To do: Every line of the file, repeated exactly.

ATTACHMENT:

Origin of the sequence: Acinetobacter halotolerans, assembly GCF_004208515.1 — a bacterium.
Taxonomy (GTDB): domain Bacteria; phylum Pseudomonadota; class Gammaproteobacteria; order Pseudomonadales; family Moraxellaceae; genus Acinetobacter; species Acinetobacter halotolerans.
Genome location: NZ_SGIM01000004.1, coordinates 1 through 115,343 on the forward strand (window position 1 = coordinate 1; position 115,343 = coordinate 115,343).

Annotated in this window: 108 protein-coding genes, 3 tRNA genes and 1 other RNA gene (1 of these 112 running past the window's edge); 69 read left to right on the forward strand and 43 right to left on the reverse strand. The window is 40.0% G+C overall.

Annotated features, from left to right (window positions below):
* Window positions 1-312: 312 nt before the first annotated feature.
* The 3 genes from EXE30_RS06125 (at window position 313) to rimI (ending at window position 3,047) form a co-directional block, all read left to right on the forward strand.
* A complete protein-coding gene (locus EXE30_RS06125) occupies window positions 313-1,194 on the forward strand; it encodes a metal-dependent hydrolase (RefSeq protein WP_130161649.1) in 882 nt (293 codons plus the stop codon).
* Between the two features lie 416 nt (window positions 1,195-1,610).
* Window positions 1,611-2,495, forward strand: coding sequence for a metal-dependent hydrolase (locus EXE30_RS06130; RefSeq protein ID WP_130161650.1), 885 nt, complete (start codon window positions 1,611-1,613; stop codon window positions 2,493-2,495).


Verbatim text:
Origin of the sequence: Acinetobacter halotolerans, assembly GCF_004208515.1 — a bacterium.
Taxonomy (GTDB): domain Bacteria; phylum Pseudomonadota; class Gammaproteobacteria; order Pseudomonadales; family Moraxellaceae; genus Acinetobacter; species Acinetobacter halotolerans.
Genome location: NZ_SGIM01000004.1, coordinates 1 through 115,343 on the forward strand (window position 1 = coordinate 1; position 115,343 = coordinate 115,343).

Annotated in this window: 108 protein-coding genes, 3 tRNA genes and 1 other RNA gene (1 of these 112 running past the window's edge); 69 read left to right on the forward strand and 43 right to left on the reverse strand. The window is 40.0% G+C overall.

Annotated features, from left to right (window positions below):
* Window positions 1-312: 312 nt before the first annotated feature.
* The 3 genes from EXE30_RS06125 (at window position 313) to rimI (ending at window position 3,047) form a co-directional block, all read left to right on the forward strand.
* A complete protein-coding gene (locus EXE30_RS06125) occupies window positions 313-1,194 on the forward strand; it encodes a metal-dependent hydrolase (RefSeq protein WP_130161649.1) in 882 nt (293 codons plus the stop codon).
* Between the two features lie 416 nt (window positions 1,195-1,610).
* Window positions 1,611-2,495, forward strand: coding sequence for a metal-dependent hydrolase (locus EXE30_RS06130; RefSeq protein ID WP_130161650.1), 885 nt, complete (start codon window positions 1,611-1,613; stop codon window positions 2,493-2,495).